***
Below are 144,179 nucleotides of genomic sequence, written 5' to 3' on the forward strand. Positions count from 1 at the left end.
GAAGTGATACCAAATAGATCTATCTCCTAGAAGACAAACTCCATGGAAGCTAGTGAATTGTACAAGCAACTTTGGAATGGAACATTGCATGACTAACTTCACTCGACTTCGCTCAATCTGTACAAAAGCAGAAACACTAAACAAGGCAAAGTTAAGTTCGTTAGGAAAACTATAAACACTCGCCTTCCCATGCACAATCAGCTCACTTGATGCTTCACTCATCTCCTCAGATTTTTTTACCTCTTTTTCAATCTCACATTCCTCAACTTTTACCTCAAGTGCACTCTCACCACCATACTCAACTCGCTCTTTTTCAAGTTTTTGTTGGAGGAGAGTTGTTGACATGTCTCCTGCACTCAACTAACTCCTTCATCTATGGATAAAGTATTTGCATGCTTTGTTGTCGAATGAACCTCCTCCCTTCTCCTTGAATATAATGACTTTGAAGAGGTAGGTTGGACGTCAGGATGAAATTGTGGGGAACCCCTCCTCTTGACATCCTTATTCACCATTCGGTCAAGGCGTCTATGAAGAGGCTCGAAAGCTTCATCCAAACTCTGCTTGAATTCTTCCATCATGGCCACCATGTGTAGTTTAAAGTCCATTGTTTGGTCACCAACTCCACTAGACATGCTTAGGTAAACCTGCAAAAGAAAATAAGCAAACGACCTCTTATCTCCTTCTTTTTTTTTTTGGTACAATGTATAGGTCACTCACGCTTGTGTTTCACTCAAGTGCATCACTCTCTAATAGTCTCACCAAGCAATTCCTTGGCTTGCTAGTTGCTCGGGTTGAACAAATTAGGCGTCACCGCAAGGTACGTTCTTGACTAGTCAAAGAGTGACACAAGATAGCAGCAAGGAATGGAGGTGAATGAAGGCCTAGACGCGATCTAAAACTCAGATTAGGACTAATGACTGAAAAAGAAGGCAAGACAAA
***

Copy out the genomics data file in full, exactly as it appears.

Below are 144,179 nucleotides of genomic sequence, written 5' to 3' on the forward strand. Positions count from 1 at the left end.
GAAGTGATACCAAATAGATCTATCTCCTAGAAGACAAACTCCATGGAAGCTAGTGAATTGTACAAGCAACTTTGGAATGGAACATTGCATGACTAACTTCACTCGACTTCGCTCAATCTGTACAAAAGCAGAAACACTAAACAAGGCAAAGTTAAGTTCGTTAGGAAAACTATAAACACTCGCCTTCCCATGCACAATCAGCTCACTTGATGCTTCACTCATCTCCTCAGATTTTTTTACCTCTTTTTCAATCTCACATTCCTCAACTTTTACCTCAAGTGCACTCTCACCACCATACTCAACTCGCTCTTTTTCAAGTTTTTGTTGGAGGAGAGTTGTTGACATGTCTCCTGCACTCAACTAACTCCTTCATCTATGGATAAAGTATTTGCATGCTTTGTTGTCGAATGAACCTCCTCCCTTCTCCTTGAATATAATGACTTTGAAGAGGTAGGTTGGACGTCAGGATGAAATTGTGGGGAACCCCTCCTCTTGACATCCTTATTCACCATTCGGTCAAGGCGTCTATGAAGAGGCTCGAAAGCTTCATCCAAACTCTGCTTGAATTCTTCCATCATGGCCACCATGTGTAGTTTAAAGTCCATTGTTTGGTCACCAACTCCACTAGACATGCTTAGGTAAACCTGCAAAAGAAAATAAGCAAACGACCTCTTATCTCCTTCTTTTTTTTTTTGGTACAATGTATAGGTCACTCACGCTTGTGTTTCACTCAAGTGCATCACTCTCTAATAGTCTCACCAAGCAATTCCTTGGCTTGCTAGTTGCTCGGGTTGAACAAATTAGGCGTCACCGCAAGGTACGTTCTTGACTAGTCAAAGAGTGACACAAGATAGCAGCAAGGAATGGAGGTGAATGAAGGCCTAGACGCGATCTAAAACTCAGATTAGGACTAATGACTGAAAAAGAAGGCAAGACAAA